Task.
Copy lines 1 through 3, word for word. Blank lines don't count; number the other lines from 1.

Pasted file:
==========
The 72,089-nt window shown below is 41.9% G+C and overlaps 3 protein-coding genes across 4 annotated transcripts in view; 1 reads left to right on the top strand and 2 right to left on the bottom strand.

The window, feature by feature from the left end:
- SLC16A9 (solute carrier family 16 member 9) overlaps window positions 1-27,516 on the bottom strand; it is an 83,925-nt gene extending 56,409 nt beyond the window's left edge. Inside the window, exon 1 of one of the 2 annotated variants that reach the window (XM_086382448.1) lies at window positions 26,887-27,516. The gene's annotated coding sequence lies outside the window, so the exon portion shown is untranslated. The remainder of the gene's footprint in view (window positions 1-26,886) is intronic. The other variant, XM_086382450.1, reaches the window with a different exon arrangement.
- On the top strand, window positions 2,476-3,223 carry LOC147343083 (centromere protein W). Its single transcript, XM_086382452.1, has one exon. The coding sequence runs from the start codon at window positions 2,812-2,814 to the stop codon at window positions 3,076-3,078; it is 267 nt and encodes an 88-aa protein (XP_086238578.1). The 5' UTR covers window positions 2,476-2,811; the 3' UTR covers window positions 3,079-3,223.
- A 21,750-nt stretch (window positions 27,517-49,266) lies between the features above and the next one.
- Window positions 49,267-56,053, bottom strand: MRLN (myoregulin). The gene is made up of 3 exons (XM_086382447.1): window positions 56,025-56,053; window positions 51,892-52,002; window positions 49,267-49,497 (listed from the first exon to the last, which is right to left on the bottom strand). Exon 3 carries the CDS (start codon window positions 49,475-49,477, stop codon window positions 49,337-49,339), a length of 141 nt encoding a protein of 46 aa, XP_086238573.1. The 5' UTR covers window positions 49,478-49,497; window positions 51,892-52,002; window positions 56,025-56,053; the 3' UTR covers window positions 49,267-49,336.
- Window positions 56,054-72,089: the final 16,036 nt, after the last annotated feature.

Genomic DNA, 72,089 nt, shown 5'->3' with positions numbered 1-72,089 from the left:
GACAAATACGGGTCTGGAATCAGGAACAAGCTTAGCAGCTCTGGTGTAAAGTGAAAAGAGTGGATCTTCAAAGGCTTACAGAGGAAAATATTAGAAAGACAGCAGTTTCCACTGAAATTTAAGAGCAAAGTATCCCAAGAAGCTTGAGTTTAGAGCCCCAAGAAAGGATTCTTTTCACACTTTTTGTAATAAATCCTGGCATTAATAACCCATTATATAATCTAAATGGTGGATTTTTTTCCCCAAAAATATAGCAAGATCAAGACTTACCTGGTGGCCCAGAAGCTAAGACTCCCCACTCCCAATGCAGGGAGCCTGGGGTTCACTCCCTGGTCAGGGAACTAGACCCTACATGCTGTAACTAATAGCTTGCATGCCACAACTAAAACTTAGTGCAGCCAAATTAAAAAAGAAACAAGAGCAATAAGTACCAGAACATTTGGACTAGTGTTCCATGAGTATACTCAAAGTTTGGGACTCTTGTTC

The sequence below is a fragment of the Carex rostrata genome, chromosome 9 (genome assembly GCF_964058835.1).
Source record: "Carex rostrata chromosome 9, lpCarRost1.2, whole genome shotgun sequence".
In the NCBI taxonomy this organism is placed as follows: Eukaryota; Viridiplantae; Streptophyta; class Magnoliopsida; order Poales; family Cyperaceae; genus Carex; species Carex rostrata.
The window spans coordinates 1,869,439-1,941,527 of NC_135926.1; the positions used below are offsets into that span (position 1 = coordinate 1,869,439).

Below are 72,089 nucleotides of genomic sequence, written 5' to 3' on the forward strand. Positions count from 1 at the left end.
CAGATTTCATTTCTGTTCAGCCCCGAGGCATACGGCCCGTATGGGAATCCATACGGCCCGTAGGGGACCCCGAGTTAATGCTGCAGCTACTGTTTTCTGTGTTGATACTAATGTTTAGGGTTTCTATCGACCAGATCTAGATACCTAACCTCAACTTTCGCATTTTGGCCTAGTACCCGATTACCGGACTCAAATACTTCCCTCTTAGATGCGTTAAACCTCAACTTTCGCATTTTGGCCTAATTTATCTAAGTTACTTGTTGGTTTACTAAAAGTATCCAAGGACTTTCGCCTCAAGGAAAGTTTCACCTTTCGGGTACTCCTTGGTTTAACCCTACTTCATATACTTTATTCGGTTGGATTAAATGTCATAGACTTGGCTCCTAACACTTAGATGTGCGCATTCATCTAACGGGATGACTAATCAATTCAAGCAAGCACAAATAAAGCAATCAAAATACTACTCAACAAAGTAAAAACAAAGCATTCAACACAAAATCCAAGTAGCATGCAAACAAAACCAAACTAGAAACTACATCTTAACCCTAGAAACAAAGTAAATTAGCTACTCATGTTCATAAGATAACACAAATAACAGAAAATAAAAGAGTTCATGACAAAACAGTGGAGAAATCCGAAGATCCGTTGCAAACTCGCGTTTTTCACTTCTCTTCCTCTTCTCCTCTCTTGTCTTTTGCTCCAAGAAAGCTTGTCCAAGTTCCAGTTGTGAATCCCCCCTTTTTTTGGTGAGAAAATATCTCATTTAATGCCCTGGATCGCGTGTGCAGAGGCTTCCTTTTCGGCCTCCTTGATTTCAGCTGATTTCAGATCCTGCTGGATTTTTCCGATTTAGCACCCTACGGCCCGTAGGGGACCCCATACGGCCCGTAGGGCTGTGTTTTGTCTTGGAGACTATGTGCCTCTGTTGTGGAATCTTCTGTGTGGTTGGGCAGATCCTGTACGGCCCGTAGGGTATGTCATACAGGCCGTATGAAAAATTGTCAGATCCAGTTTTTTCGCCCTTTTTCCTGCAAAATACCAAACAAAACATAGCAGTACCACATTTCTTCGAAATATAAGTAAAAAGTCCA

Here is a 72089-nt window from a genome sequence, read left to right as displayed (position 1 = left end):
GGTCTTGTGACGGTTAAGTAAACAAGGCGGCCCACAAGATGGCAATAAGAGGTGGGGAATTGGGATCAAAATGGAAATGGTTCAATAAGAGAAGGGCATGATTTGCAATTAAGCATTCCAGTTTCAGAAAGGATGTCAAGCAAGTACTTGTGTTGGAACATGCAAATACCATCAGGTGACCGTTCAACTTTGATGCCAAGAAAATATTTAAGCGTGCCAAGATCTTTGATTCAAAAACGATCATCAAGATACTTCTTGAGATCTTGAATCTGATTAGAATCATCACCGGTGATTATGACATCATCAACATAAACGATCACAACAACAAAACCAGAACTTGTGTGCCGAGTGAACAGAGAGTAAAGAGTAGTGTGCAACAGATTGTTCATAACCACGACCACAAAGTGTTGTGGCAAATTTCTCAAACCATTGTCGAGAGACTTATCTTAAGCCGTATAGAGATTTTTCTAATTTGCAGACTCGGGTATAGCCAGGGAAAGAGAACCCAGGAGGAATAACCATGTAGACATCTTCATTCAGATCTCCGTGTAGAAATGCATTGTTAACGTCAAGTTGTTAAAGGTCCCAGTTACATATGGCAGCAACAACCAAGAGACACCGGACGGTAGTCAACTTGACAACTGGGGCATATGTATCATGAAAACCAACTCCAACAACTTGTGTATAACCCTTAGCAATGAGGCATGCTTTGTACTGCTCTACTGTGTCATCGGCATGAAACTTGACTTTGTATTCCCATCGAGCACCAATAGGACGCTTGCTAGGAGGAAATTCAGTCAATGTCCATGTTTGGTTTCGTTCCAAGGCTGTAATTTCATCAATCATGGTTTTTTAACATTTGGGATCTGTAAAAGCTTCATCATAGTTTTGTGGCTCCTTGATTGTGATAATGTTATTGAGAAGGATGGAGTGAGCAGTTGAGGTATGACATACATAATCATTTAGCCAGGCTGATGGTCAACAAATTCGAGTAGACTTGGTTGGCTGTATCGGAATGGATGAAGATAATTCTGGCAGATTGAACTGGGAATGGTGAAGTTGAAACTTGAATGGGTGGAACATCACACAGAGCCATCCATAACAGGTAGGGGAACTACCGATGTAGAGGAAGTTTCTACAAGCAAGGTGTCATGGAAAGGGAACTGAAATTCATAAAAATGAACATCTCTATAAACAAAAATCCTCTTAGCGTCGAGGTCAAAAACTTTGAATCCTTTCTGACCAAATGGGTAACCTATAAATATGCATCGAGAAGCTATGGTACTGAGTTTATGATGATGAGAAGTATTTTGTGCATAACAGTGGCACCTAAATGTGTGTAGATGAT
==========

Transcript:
The 72,089-nt window shown below is 41.9% G+C and overlaps 3 protein-coding genes across 4 annotated transcripts in view; 1 reads left to right on the top strand and 2 right to left on the bottom strand.

The window, feature by feature from the left end:
- SLC16A9 (solute carrier family 16 member 9) overlaps window positions 1-27,516 on the bottom strand; it is an 83,925-nt gene extending 56,409 nt beyond the window's left edge. Inside the window, exon 1 of one of the 2 annotated variants that reach the window (XM_086382448.1) lies at window positions 26,887-27,516. The gene's annotated coding sequence lies outside the window, so the exon portion shown is untranslated. The remainder of the gene's footprint in view (window positions 1-26,886) is intronic. The other variant, XM_086382450.1, reaches the window with a different exon arrangement.